Commerce and Economic Development Bureau issues clarification on Copyright (Amendment) Bill 2011
In response to recent reports on the Copyright (Amendment) Bill 2011 suggesting that all online sharing activities will become illegal after the passage of the Bill, a spokesman of the Commerce and Economic Development Bureau reiterated today (April 24) that in proposing a technology-neutral communication right in the Bill, the Government has made it clear in the new section 28A(5) that a person does not communicate a work to the public if he does not determine the content of the communication.
The spokesman said, "In other words, if a netizen is not the uploader of certain online material, and he merely shares a hyperlink which grants access to such material on a social networking platform, he is not communicating the material to the public. In any event, a hyperlink is not a copyright work. Therefore, any claim that the Bill 'will prohibit all online sharing activities' is unfounded.
"The Bill does not contain any provision targeting derivative works. A derivative work that does not constitute copyright infringement under the existing Copyright Ordinance today will remain so after passage of the Bill. Freedom of expression on the Internet will not be affected by the Bill in any way," the spokesman added.
Regarding the suggestion that the Bill should provide an exception for derivative works, the spokesman said, "Introducing a copyright exception for derivative works is liable to change significantly the existing balance of interests between copyright owners and users under the Copyright Ordinance. While the case for introducing such an exception has been the subject of policy debates in several overseas jurisdictions, a commonly accepted legal treatment for derivative works is yet to emerge. In the circumstances, we do not consider it prudent to provide such an exception in Hong Kong outright without prior public consultation.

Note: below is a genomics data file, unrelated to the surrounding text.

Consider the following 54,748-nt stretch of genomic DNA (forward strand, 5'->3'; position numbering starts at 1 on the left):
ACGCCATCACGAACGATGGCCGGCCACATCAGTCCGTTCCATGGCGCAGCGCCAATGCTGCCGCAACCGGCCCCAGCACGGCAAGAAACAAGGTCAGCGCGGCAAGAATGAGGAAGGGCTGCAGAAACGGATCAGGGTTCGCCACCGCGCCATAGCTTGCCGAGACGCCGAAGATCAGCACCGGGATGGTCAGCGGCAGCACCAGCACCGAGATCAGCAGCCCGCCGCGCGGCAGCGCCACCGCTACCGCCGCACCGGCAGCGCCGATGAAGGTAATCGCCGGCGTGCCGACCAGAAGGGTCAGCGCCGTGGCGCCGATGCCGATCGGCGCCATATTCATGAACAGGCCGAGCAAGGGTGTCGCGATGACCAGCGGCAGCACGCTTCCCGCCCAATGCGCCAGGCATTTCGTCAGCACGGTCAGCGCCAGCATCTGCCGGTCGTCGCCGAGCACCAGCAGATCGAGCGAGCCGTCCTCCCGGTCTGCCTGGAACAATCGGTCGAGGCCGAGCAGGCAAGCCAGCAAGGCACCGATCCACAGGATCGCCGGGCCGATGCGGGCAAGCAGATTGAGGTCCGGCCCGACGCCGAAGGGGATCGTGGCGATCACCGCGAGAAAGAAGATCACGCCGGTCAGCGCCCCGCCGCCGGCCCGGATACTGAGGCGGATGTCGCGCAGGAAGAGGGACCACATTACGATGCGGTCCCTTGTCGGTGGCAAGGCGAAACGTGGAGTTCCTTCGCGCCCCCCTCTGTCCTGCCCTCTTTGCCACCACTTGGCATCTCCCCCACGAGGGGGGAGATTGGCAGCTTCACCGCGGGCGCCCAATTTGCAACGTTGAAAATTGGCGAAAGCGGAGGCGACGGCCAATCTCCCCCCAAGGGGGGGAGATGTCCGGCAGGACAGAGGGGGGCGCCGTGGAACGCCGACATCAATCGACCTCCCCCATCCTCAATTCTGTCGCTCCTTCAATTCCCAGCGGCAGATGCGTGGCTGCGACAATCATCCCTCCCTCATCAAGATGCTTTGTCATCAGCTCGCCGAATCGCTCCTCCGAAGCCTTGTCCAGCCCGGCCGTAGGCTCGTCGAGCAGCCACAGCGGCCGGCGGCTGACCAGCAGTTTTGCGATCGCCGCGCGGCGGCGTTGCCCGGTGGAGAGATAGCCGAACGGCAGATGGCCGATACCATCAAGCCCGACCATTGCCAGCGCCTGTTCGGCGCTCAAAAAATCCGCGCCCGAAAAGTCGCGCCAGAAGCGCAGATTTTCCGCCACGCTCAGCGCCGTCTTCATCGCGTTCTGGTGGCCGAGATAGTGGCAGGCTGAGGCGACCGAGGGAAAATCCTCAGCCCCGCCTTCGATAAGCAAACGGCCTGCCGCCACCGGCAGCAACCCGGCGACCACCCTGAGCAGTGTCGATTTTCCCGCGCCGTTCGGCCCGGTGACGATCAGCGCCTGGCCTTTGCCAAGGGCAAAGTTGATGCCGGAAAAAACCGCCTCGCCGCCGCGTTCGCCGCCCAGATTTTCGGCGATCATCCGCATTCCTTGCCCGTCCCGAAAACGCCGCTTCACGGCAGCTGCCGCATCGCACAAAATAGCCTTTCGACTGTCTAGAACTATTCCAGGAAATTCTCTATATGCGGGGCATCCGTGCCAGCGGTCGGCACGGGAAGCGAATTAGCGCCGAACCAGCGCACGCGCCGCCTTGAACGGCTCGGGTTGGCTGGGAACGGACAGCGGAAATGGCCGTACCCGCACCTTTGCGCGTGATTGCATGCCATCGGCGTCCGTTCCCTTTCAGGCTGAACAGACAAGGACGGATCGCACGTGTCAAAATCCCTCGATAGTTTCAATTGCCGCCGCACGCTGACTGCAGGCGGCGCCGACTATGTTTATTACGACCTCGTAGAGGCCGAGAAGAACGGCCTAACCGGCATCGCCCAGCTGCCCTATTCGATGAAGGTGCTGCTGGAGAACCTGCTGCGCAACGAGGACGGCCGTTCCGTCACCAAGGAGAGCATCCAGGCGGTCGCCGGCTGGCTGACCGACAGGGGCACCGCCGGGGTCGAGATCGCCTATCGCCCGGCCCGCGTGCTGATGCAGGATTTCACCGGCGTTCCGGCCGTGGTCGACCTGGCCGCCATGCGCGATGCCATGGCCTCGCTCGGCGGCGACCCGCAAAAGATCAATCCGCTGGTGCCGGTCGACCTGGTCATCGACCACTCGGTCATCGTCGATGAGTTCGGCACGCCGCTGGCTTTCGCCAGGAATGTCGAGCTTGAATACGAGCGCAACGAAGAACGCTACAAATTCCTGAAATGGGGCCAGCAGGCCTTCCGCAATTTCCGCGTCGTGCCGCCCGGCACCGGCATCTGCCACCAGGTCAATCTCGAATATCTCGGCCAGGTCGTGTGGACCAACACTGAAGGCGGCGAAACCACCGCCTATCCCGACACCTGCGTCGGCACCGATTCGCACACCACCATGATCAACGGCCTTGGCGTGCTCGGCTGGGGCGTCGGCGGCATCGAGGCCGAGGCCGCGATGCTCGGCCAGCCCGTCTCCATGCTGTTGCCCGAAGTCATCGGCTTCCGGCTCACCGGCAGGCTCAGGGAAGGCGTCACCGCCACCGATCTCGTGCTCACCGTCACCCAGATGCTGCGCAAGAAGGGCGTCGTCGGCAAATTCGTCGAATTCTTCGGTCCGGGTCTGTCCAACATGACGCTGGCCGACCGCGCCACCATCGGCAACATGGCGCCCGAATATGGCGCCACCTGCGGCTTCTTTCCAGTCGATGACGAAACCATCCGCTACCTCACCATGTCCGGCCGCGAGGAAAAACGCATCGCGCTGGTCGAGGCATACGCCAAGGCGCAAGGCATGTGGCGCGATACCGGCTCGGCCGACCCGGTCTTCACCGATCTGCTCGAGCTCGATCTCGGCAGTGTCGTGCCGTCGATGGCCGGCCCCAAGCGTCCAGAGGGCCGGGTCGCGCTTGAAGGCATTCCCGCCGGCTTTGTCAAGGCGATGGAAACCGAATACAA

"After the passage of the Bill, the Government will study the proposed exception for derivative works including consultations with stakeholders, taking into account the experience of other common law jurisdictions in handling such copyright exception," the spokesman said.
"The Government is committed to promoting creativity. At the same time, we encourage members of the community to respect the copyright of others."
Tuesday, April 24, 2012